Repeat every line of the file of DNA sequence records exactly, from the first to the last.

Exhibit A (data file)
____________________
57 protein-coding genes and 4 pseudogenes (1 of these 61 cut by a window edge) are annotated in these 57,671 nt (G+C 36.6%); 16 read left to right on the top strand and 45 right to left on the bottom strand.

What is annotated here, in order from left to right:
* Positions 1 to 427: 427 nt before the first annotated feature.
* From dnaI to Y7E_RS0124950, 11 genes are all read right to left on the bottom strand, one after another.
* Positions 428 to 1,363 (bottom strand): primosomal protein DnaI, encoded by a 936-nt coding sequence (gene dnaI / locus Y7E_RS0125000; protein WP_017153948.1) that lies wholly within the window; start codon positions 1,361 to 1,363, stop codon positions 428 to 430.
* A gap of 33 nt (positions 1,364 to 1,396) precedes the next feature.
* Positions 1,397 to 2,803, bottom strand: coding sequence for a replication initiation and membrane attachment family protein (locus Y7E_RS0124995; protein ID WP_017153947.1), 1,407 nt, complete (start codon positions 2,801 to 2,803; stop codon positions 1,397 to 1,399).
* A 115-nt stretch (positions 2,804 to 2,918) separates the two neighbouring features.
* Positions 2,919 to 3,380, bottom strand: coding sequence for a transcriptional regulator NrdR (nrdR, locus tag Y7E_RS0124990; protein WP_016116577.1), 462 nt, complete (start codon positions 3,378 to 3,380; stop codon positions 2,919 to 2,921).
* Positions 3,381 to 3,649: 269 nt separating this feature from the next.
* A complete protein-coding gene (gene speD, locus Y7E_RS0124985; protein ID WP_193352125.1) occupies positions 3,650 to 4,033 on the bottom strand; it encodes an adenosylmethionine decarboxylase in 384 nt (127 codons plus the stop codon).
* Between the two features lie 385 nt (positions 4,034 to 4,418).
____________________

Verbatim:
57 protein-coding genes and 4 pseudogenes (1 of these 61 cut by a window edge) are annotated in these 57,671 nt (G+C 36.6%); 16 read left to right on the top strand and 45 right to left on the bottom strand.

What is annotated here, in order from left to right:
* Positions 1 to 427: 427 nt before the first annotated feature.
* From dnaI to Y7E_RS0124950, 11 genes are all read right to left on the bottom strand, one after another.
* Positions 428 to 1,363 (bottom strand): primosomal protein DnaI, encoded by a 936-nt coding sequence (gene dnaI / locus Y7E_RS0125000; protein WP_017153948.1) that lies wholly within the window; start codon positions 1,361 to 1,363, stop codon positions 428 to 430.
* A gap of 33 nt (positions 1,364 to 1,396) precedes the next feature.
* Positions 1,397 to 2,803, bottom strand: coding sequence for a replication initiation and membrane attachment family protein (locus Y7E_RS0124995; protein ID WP_017153947.1), 1,407 nt, complete (start codon positions 2,801 to 2,803; stop codon positions 1,397 to 1,399).
* A 115-nt stretch (positions 2,804 to 2,918) separates the two neighbouring features.
* Positions 2,919 to 3,380, bottom strand: coding sequence for a transcriptional regulator NrdR (nrdR, locus tag Y7E_RS0124990; protein WP_016116577.1), 462 nt, complete (start codon positions 3,378 to 3,380; stop codon positions 2,919 to 2,921).
* Positions 3,381 to 3,649: 269 nt separating this feature from the next.
* A complete protein-coding gene (gene speD, locus Y7E_RS0124985; protein ID WP_193352125.1) occupies positions 3,650 to 4,033 on the bottom strand; it encodes an adenosylmethionine decarboxylase in 384 nt (127 codons plus the stop codon).
* Between the two features lie 385 nt (positions 4,034 to 4,418).